We get up early in the morning to meet Sunayana and Kenji from Calcutta Walks, at Shovabazar ((Best pronounced ‘Shobabajar’ – Bengali doesn’t actually have any v or z sounds, but they’re often used in transliteration of words and names out of deference to their Sanskrit or Persian origins)) Metro station ((I’ve written about my experiences on the Kolkata Metro, here, if you’re interested – and you can follow links from there to more writing about my trip…)) in North Calcutta ((for no very good reason I’m spelling Kolkata as Calcutta throughout this; both spellings and pronunciations are in widespread use by residents, and I tend to use the other, but our guides use the old-fashioned/English spelling in their name, and ‘North Calcutta’ is an English phrase – if I’m talking about Kolkata, should I call it Uttor Kolkata as well?)). They are to show us around some of the old houses and narrow streets of this part of the city. It’s uncomfortably early for me, but it’s worth it to be able to walk around in the mild heat of the morning, rather than the scorching sun of mid-day.
This is where the richer Bengalis mostly made their homes in the time of the Raj, and thanks to this it is one of the few parts of Calcutta with a visible history of secular Indian architecture, going back more than a century or so. From the street itself upwards, everything man-made here looks and feels more Indian than most of Calcutta, where nearly all the public buildings (temples aside) are obvious Colonial hangovers, and newer developments are so often so obviously modelled after their Western equivalents.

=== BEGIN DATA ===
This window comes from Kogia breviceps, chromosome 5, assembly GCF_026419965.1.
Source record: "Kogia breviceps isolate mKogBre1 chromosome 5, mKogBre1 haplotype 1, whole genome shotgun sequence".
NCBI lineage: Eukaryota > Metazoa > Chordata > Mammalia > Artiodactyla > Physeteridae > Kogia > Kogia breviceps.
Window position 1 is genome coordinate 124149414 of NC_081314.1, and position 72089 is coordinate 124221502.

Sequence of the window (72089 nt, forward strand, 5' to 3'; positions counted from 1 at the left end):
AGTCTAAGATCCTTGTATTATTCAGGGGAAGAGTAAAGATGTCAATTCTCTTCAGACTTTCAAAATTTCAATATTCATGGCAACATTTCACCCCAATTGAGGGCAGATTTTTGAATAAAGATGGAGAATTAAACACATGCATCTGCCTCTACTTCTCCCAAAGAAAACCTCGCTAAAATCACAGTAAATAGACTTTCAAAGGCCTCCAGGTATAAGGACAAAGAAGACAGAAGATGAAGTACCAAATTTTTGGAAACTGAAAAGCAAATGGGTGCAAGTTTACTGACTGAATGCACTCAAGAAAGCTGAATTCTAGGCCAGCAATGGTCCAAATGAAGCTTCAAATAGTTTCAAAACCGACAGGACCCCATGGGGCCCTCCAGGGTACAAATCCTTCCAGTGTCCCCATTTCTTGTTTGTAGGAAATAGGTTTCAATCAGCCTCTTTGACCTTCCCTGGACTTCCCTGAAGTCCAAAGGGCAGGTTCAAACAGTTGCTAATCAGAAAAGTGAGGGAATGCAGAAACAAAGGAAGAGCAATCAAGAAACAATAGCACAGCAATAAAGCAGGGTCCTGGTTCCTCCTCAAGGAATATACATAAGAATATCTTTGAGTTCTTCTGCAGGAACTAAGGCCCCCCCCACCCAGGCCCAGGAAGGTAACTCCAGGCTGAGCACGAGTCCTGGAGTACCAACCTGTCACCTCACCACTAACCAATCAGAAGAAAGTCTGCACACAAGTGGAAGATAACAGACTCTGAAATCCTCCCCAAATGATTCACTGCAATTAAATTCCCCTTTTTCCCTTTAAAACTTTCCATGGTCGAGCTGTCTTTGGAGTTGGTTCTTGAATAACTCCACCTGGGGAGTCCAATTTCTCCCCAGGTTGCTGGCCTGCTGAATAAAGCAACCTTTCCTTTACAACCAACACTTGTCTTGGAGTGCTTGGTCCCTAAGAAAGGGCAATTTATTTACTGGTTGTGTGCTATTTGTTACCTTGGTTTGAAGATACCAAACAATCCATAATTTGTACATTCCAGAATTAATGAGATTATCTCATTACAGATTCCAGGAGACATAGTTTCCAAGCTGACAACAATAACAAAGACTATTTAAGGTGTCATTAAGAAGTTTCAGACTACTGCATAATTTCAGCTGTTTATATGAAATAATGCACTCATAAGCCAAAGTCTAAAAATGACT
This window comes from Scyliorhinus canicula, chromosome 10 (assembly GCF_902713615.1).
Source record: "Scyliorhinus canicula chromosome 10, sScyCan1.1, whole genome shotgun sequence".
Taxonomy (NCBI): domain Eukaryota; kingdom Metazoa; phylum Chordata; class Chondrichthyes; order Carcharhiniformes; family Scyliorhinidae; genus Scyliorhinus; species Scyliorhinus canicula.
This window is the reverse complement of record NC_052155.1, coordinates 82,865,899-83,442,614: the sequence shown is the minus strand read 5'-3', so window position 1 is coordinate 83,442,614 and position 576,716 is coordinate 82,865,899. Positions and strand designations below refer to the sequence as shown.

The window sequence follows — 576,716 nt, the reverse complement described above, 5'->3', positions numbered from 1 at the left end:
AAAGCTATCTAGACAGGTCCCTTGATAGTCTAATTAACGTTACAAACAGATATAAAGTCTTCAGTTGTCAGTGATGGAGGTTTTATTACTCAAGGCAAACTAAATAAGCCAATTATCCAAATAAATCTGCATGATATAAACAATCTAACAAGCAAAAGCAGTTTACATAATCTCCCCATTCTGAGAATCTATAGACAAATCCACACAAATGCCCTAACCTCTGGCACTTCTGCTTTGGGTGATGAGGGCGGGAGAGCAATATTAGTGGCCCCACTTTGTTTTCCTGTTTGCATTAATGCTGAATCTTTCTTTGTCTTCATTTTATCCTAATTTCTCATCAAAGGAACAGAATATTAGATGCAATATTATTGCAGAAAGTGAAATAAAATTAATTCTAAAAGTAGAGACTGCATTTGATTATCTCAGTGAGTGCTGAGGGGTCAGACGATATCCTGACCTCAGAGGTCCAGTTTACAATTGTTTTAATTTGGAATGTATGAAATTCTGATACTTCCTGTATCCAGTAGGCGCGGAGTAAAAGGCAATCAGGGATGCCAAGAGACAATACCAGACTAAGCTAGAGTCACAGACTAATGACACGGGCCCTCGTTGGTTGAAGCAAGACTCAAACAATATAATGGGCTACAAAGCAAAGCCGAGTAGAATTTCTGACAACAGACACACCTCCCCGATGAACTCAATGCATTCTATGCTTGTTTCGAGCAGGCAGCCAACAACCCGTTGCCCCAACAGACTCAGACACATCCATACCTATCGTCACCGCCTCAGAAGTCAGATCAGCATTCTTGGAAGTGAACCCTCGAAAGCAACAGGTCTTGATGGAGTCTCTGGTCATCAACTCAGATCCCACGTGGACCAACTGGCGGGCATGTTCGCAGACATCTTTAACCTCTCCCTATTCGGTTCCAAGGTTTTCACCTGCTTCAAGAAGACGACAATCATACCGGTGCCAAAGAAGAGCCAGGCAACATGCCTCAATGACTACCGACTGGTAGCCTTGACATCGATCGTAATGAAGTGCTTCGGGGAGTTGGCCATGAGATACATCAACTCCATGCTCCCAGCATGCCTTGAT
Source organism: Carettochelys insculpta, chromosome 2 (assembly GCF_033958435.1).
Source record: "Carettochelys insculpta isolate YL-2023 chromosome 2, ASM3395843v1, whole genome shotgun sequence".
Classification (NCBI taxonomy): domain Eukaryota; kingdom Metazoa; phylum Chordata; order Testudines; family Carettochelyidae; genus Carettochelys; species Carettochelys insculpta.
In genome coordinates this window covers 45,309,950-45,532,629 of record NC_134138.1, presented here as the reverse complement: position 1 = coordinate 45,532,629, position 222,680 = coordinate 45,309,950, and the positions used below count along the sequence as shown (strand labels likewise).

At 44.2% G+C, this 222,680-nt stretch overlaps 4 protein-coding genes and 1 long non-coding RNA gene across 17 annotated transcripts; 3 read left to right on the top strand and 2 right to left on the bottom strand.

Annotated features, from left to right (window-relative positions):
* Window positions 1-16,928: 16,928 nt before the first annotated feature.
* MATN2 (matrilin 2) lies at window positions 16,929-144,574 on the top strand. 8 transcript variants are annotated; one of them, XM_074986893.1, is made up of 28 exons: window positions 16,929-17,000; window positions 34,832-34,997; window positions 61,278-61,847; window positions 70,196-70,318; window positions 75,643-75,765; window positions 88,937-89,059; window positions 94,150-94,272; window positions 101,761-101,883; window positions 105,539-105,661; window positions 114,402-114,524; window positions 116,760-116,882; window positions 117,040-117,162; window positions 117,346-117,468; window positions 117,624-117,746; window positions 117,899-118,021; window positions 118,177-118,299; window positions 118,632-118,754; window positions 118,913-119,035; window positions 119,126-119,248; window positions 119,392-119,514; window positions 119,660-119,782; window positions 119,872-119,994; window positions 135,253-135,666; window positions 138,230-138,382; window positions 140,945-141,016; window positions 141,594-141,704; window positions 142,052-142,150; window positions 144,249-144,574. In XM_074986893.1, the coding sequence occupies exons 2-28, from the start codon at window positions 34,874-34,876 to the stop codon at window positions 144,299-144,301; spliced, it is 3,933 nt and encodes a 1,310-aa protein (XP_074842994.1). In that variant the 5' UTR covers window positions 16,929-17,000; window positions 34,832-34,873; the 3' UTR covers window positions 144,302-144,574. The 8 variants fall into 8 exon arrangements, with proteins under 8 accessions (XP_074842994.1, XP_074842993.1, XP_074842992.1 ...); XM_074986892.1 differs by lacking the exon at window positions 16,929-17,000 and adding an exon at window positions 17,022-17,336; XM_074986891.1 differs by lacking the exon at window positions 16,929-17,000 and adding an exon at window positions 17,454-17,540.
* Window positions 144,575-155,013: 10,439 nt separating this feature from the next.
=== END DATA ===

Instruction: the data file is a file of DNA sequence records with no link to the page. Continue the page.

Here we see why Kolkata was known as the ‘City of Palaces’ – an unlikely number of spectacularly grand old palatial homes are clustered here, built by rajas and nawabs to show off their status and house their families for centuries to come. Their wide courtyards are surrounded by beautiful arches with expansive rooms beyond, and since we are there in the lead-up to Durga Puja, most of them also have particularly impressive shrines set up in them, each in the house style of the family that owns them. Although many of their proud residents are quite happy for us to pop in and look around in wonder, very few of them allow photography.
We briefly visit a very small press, printing packaging on letterpress machines older than independent India. Many such tiny industries exist here, where the old families often find themselves with more property than money, and rent out the odd room to make ends meet.
Our guides buy us some ludicrously cheap, very tasty and reasonably safe fried street food, served in disposable little bowls made of leaves, and take us to see traditional sweets being made. It is fascinating to watch these vast pans of curds and syrup being skilfully manipulated into tiny confectionery treats, but preferring to avoid dairy, I only allow myself a taste.
Another highlight is the maze of narrow, twisty streets of Shovabazar, where dacoits and resistance fighters alike could vanish as required. The sheer number of available alleyways would fox pursuers, and the tiny space between opposing walls would keep out any vehicles, and in many places it would make it easy for a competent climber to vanish in seconds. With sympathetic residents on your side you could melt away here like nothing, and never be found again.